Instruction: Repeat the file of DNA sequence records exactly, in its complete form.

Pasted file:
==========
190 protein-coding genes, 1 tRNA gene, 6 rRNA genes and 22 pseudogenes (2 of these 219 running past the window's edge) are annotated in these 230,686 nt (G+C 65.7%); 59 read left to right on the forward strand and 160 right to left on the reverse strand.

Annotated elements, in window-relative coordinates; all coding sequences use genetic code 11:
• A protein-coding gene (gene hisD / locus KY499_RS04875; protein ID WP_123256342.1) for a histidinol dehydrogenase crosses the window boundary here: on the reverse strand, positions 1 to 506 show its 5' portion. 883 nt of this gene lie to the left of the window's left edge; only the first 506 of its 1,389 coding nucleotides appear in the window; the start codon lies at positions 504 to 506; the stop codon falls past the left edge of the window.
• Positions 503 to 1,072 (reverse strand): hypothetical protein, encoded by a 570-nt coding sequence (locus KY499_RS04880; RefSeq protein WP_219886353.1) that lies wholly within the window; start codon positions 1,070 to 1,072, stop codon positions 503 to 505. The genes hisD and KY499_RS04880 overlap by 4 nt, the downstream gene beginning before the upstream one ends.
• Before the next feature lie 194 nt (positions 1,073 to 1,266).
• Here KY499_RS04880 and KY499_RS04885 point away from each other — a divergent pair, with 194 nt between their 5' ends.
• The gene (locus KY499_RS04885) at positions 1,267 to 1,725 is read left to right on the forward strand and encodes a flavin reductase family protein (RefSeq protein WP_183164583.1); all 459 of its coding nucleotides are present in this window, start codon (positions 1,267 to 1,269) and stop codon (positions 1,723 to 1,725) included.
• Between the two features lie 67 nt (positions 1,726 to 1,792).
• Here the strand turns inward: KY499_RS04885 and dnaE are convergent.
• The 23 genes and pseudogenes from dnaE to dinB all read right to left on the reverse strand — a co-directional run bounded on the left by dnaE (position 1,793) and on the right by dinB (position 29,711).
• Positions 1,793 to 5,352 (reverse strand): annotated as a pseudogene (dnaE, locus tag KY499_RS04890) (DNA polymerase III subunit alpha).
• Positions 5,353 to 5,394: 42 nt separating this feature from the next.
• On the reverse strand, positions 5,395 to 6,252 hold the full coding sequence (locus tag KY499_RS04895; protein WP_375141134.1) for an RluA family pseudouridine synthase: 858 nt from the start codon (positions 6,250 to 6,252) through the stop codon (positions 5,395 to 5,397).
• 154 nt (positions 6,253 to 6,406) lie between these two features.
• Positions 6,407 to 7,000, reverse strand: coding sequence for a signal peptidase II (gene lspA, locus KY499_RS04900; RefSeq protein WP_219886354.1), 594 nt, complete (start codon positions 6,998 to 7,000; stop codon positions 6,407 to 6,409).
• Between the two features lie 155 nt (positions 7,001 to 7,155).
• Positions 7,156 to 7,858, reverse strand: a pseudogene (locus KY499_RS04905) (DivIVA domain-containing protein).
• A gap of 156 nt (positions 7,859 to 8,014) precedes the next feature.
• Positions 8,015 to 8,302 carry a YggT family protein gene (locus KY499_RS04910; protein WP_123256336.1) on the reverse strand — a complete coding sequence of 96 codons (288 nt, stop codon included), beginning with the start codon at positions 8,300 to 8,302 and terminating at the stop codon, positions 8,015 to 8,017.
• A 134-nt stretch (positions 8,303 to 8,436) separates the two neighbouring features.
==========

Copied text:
190 protein-coding genes, 1 tRNA gene, 6 rRNA genes and 22 pseudogenes (2 of these 219 running past the window's edge) are annotated in these 230,686 nt (G+C 65.7%); 59 read left to right on the forward strand and 160 right to left on the reverse strand.

Annotated elements, in window-relative coordinates; all coding sequences use genetic code 11:
• A protein-coding gene (gene hisD / locus KY499_RS04875; protein ID WP_123256342.1) for a histidinol dehydrogenase crosses the window boundary here: on the reverse strand, positions 1 to 506 show its 5' portion. 883 nt of this gene lie to the left of the window's left edge; only the first 506 of its 1,389 coding nucleotides appear in the window; the start codon lies at positions 504 to 506; the stop codon falls past the left edge of the window.
• Positions 503 to 1,072 (reverse strand): hypothetical protein, encoded by a 570-nt coding sequence (locus KY499_RS04880; RefSeq protein WP_219886353.1) that lies wholly within the window; start codon positions 1,070 to 1,072, stop codon positions 503 to 505. The genes hisD and KY499_RS04880 overlap by 4 nt, the downstream gene beginning before the upstream one ends.
• Before the next feature lie 194 nt (positions 1,073 to 1,266).
• Here KY499_RS04880 and KY499_RS04885 point away from each other — a divergent pair, with 194 nt between their 5' ends.
• The gene (locus KY499_RS04885) at positions 1,267 to 1,725 is read left to right on the forward strand and encodes a flavin reductase family protein (RefSeq protein WP_183164583.1); all 459 of its coding nucleotides are present in this window, start codon (positions 1,267 to 1,269) and stop codon (positions 1,723 to 1,725) included.
• Between the two features lie 67 nt (positions 1,726 to 1,792).
• Here the strand turns inward: KY499_RS04885 and dnaE are convergent.
• The 23 genes and pseudogenes from dnaE to dinB all read right to left on the reverse strand — a co-directional run bounded on the left by dnaE (position 1,793) and on the right by dinB (position 29,711).
• Positions 1,793 to 5,352 (reverse strand): annotated as a pseudogene (dnaE, locus tag KY499_RS04890) (DNA polymerase III subunit alpha).
• Positions 5,353 to 5,394: 42 nt separating this feature from the next.
• On the reverse strand, positions 5,395 to 6,252 hold the full coding sequence (locus tag KY499_RS04895; protein WP_375141134.1) for an RluA family pseudouridine synthase: 858 nt from the start codon (positions 6,250 to 6,252) through the stop codon (positions 5,395 to 5,397).
• 154 nt (positions 6,253 to 6,406) lie between these two features.
• Positions 6,407 to 7,000, reverse strand: coding sequence for a signal peptidase II (gene lspA, locus KY499_RS04900; RefSeq protein WP_219886354.1), 594 nt, complete (start codon positions 6,998 to 7,000; stop codon positions 6,407 to 6,409).
• Between the two features lie 155 nt (positions 7,001 to 7,155).
• Positions 7,156 to 7,858, reverse strand: a pseudogene (locus KY499_RS04905) (DivIVA domain-containing protein).
• A gap of 156 nt (positions 7,859 to 8,014) precedes the next feature.
• Positions 8,015 to 8,302 carry a YggT family protein gene (locus KY499_RS04910; protein WP_123256336.1) on the reverse strand — a complete coding sequence of 96 codons (288 nt, stop codon included), beginning with the start codon at positions 8,300 to 8,302 and terminating at the stop codon, positions 8,015 to 8,017.
• A 134-nt stretch (positions 8,303 to 8,436) separates the two neighbouring features.